Perhaps you visited a cemetery here in Minnesota over the Memorial Day weekend and saw a penny or coins on top of a headstone. We now know what it means.

I needed to head back to my hometown in central Wisconsin a few weeks ago for the funeral of one of my childhood friend's mom. As a part of the service, the procession ended with a graveside burial at a local cemetery, which got me thinking about final resting places, both here and in Wisconsin.

Here in Minnesota, for instance, there are four different types of cemeteries and the way they're owned and operated, according to information from the Minnesota Association of Cemeteries. Minnesota cemeteries can can be:

  • A nonprofit association, governed by a board of trustees or directors
  • Owned by a church, synagogue or other religious organization
  • City-owned, also called municipal
  • A for-profit company, public or private

All this cemetery talk also reminded me about a conversation I had with a friend the other day who, like many of us, visited his parents' graves over the Memorial Day holiday. On a headstone near their grave sites, he noticed a shiny penny sitting there and wondered what it meant.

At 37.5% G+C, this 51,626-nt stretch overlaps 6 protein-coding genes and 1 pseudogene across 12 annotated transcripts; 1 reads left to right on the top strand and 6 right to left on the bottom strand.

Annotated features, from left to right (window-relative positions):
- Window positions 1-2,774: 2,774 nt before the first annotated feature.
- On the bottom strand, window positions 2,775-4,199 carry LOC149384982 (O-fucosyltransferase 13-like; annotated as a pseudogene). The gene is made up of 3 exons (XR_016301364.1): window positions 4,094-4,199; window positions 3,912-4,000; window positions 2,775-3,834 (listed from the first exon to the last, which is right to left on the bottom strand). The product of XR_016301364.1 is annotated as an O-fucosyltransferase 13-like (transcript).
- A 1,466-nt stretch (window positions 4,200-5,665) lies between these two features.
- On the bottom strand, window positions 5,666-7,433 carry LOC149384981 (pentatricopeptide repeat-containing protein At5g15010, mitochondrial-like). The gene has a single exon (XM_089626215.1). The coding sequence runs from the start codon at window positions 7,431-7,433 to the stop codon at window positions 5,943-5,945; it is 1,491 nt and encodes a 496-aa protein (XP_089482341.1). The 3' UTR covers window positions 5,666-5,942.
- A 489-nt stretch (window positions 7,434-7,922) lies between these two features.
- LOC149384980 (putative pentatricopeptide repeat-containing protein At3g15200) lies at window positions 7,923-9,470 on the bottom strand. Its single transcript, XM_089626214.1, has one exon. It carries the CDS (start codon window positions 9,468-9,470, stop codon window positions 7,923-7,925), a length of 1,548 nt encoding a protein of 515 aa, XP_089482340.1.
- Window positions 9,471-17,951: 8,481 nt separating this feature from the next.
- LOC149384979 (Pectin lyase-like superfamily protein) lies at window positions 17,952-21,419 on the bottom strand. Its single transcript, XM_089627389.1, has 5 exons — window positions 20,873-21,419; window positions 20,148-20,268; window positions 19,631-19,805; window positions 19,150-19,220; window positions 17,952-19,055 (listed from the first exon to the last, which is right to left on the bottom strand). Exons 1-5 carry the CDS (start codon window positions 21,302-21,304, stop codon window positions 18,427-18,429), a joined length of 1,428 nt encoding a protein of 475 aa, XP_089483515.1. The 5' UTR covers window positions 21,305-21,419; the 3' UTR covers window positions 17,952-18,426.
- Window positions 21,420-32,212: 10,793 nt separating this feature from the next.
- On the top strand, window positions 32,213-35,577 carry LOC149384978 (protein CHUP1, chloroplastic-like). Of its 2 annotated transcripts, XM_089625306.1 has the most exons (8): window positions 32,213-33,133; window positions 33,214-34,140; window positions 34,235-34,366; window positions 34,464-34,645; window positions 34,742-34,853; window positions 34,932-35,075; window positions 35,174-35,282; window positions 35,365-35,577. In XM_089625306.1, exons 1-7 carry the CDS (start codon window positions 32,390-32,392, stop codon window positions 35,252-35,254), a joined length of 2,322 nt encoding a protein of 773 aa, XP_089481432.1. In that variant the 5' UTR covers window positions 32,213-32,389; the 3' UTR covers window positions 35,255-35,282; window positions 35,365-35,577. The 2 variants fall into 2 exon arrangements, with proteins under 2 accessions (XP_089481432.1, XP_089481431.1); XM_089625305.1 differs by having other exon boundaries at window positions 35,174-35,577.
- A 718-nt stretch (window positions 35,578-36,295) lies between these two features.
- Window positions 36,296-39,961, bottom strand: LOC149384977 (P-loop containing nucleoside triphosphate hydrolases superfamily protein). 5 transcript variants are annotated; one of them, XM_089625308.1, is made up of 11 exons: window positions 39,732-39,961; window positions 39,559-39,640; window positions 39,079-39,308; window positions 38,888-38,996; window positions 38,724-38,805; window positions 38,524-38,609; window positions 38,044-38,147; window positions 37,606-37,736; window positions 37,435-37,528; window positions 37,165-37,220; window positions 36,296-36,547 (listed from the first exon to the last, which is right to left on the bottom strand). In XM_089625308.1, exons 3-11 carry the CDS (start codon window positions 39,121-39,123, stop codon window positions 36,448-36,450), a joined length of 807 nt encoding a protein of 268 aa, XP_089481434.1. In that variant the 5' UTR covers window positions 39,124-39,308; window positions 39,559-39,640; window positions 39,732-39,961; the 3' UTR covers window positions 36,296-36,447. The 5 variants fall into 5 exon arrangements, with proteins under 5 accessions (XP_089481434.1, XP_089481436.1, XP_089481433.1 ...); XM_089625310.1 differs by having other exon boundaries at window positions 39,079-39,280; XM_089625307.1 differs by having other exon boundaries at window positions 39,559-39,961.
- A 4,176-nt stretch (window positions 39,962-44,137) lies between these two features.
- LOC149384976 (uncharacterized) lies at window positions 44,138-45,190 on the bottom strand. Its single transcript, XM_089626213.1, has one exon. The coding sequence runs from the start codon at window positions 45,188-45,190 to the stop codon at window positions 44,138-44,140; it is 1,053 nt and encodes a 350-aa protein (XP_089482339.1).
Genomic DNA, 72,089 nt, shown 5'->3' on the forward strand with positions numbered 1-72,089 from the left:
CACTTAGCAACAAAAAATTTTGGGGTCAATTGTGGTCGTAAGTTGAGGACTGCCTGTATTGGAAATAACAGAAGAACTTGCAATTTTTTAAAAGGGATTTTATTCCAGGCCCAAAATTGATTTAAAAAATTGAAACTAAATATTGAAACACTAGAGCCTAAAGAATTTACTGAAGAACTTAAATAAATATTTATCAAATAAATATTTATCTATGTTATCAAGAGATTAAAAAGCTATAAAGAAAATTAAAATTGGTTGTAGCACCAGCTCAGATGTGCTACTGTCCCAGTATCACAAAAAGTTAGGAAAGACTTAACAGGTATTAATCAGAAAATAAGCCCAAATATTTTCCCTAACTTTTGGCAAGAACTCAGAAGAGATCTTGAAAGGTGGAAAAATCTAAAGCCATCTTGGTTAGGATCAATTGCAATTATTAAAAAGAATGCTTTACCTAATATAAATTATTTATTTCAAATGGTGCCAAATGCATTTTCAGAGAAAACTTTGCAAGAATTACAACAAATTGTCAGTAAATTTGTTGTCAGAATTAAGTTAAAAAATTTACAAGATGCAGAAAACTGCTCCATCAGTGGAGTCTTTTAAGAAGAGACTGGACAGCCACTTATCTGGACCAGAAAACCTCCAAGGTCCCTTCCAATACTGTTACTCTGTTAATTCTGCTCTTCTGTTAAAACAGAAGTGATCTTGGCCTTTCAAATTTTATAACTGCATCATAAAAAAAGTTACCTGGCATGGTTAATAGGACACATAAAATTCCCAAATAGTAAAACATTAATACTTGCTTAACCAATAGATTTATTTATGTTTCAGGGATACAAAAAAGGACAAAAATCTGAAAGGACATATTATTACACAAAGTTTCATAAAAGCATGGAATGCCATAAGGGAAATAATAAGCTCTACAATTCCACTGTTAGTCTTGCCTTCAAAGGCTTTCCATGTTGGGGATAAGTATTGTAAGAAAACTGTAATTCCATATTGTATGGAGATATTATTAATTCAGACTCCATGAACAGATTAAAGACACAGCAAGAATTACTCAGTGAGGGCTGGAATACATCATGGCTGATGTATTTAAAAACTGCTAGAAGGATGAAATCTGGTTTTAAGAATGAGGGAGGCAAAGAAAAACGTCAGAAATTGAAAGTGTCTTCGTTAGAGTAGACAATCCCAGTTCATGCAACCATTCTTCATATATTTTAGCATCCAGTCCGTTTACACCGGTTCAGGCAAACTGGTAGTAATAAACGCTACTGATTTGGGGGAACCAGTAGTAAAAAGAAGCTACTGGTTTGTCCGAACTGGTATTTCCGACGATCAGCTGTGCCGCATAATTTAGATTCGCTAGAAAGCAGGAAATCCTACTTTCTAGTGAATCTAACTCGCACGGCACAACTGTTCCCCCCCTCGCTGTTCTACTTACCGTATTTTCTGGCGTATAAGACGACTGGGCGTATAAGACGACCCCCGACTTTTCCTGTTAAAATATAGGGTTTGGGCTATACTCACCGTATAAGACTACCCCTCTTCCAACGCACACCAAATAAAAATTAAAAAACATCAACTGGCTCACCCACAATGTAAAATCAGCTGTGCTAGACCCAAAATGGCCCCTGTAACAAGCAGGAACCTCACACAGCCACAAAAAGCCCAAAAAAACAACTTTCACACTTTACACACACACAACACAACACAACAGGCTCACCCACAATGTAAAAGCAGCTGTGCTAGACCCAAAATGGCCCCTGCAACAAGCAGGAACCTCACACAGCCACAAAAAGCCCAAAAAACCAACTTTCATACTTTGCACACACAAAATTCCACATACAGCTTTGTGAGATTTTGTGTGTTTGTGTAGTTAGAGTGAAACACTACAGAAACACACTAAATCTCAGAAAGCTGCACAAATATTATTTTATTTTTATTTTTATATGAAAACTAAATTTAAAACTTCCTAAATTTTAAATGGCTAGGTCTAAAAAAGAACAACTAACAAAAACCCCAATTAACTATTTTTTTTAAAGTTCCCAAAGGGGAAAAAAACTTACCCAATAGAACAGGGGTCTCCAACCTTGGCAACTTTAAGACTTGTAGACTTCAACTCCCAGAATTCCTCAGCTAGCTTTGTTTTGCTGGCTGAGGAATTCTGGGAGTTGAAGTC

I can't say I've ever observed a similar instance of seeing a penny (or other coins) on a headstone. I've seen mostly flowers, along with a few other keepsakes, on some graves but never any coins.

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However, after doing a little research online, it turns out that if you see coins on a grave here in Minnesota, it DOES have a specific meaning. According to this story from WideOpenCountry, coins can often be seen placed on the graves of deceased military members. Seeing coins on a grave lets the deceased soldier's family know that someone has come to visit the grave.

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And, the story notes that each coin has a specific meaning, too:

Leaving a penny means you visited and want to thank the veteran of the armed forces for their service. A nickel left at a grave means you trained at boot camp with the deceased servicemen, while a dime suggests you served with him or her. Finally, a quarter signifies if previous visitors were with the soldier when they passed away.

What a cool thing to do! If you've never heard of this coin custom, don't worry, it's apparently fairly new. The story said it's really only become popular here in the U.S. since 2009 or so, even though some believe its origins can actually be traced back to the Vietnam war.

The story also noted that those coins are often collected and used for the upkeep of the cemetery. Have you ever seen coins on top of a headstone? Meanwhile, some people like to steer clear of cemeteries, believing they're haunted. Keep scrolling to check out some OTHER places sometimes believe are haunted, as well.

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